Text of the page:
04:51 01.09.2020

China's 40 million deaths cover-up exposed amid coronavirus controversy

Source: Express
China's 40 million deaths cover-up exposed amid coronavirus controversy

Trust in the Chinese government – led by president Xi Jinping – has deteriorated since the coronavirus pandemic came to the world's attention in December last year.

Before the world was first alerted to the incoming crisis, whistleblower – Li Wenliang, a doctor in Wuhan – was punished for warning other doctors of a new SARS-like disease in a WhatsApp chat.

After catching the coronavirus, Li died in early February and caused Chinese internet to overflow with anti-government messages despite the country's strict censorship.

Even after this, expert on Chinese politics Steve Tsang told Express.co.uk that figures coming out of China didn't seem trustworthy.

In April, for example, Wuhan's death toll from the coronavirus pandemic was revised, adding 1,290 fatalities to the city’s toll, taking the confirmed count to 3,869 from a previously reported 2,579.

But Professor Tsang said in May that the "revised figure for Wuhan is too good to be true because the increase was exactly 50 percent”.

The death toll in China currently stands at 4,634.

Just last month, another Chinese professor – Cai Xia – accused Beijing of deceit, saying the Chinese government "has not even said a real death number”.

Professor Tsang tells Express.co.uk that Xi Jinping is following in the footsteps of China's infamous dictator – Mao Zedong.

He said: "The precedent for this is a traumatic and tragic one, and came during the so-called 'great leap forward' between 1959-1962.

"We calculated that in China there were at least 40 million excess deaths after three years of famine caused by government policy.

"They locked down the countryside so that starving people could not move around, and they therefore starved to death.

“Those figures were never acknowledged in official statistics."

Estimates of the deaths vary from anywhere between 18 million - 45 million.

After the current Chinese government came under fire for a lack of transparency in the early stages of the pandemic, Professor Tsang said secrecy has always been the default response for the Communist Party in Beijing.

He added: "So I think the early stages of the lack of transparency isn't the result of any particular conspiracy or ill-intention to move – the party doesn't do transparency as a normal course of action.

"The party is first and foremost interested in keeping the party in power – and under Xi Jinping – to make sure Xi Jinping is always seen to be right and never seen to have made a mistake.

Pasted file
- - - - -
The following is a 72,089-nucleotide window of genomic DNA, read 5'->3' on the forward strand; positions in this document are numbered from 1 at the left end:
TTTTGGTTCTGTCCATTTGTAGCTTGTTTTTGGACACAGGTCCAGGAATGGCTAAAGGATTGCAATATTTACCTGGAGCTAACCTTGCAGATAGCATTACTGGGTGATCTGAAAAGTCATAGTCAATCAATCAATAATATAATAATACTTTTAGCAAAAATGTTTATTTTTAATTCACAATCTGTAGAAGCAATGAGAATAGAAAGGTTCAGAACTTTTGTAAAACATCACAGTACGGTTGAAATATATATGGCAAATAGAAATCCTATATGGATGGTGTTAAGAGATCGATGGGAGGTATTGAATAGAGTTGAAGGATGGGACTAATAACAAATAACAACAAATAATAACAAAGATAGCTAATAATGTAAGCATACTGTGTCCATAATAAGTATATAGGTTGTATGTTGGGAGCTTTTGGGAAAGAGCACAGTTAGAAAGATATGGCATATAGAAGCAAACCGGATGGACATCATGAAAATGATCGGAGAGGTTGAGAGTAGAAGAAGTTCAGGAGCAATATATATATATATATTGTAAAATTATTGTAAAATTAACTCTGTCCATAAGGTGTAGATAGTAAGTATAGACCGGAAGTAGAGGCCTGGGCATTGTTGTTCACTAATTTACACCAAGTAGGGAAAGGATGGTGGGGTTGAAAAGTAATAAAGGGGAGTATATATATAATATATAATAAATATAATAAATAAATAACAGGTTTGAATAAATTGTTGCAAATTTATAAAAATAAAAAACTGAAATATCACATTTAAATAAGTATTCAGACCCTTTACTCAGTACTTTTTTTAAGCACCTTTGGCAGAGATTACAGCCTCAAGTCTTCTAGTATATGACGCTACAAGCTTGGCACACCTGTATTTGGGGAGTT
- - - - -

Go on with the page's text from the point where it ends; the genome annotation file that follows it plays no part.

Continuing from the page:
"So if something goes wrong, it is not in the nature of the party to acknowledge it to begin with."

It comes as Zhao Lei, from Wuhan, has announced she is suing the Chinese government and wants a public apology after the death of her father.

Ms Zhao, 39, told Sky News: "I think the government covered up some facts.

"Because of this, Wuhan people carried on living like before, they celebrated Chinese New Year normally, without taking any protection. It meant my father got infected and died."

Ms Zhao’s father contracted COVID-19 at the end of January.

Recent Posts

See All
Cyberattacks on Japan coronavirus vaccine projects point to China
14:41 19.10.2020
Cyberattacks on Japan coronavirus vaccine projects point to China
This article highlights how numerous research institutions in Japan, currently working to develop a vaccine for Coronavirus, have been hit by cyberattacks believed to be sent from a Chinese hacker group. The attacks have been happening since April this year, fortunately with no reported information leaks as of yet. Japan’s National Centre of Incident Readiness and Strategy for Cybersecurity continues to urge the country’s research organisations to stay alert and be ready for more incoming attacks aiming to steal confidential information. The article crucially points out that state-led espionage is increasing as governments race to develop effective Coronavirus vaccines.
Source: The Japan Times
When the U.S. and China Fight, It Is the Environment That Suffers
13:58 12.10.2020
When the U.S. and China Fight, It Is the Environment That Suffers
This article highlights the evidence behind Trump’s recent criticism of China’s contribution to the global environmental crisis. The piece notes that steel production, coal production and coal consumption have increased in China since 2017 with this looking set to continue as the government aims to re-generate the economy following the Coronavirus pandemic. Despite President Xi Jinping’s recent pledge that China will be carbon neutral by 2060, this article suggests there is no indication that any central measures brought in by the government have sufficiently reduced the country’s pollution levels and emission rates. According to the Centre for Research on Energy and Clean Air, from June this year the country had greater coal-fuelled capacity planned than the entire current capacity of the USA and India respectively.
Source: The New York Times
Coronavirus: air pollution imporived during China’s lockdowns – and it may have reduced hospital visits
18:15 09.10.2020
Coronavirus: air pollution imporived during China’s lockdowns – and it may have reduced hospital visits
It is a fact – the lockdown in China has resulted in a reduction in air pollution and this in turn has kept many thousands of Chinese people out of hospital with other illnesses. The one ‘benefit’ to the pandemic is it gives scientists the chance to look at what happens to the environment and human health when travel and industry grind to a halt and air pollution is reduced. In China, the health burden is steep where air pollution has caused an estimated 1.24m deaths in 2017. Given such high levels, the lockdown would have been substantial and likely to have a beneficial effect on respiratory health.
Source: SCMP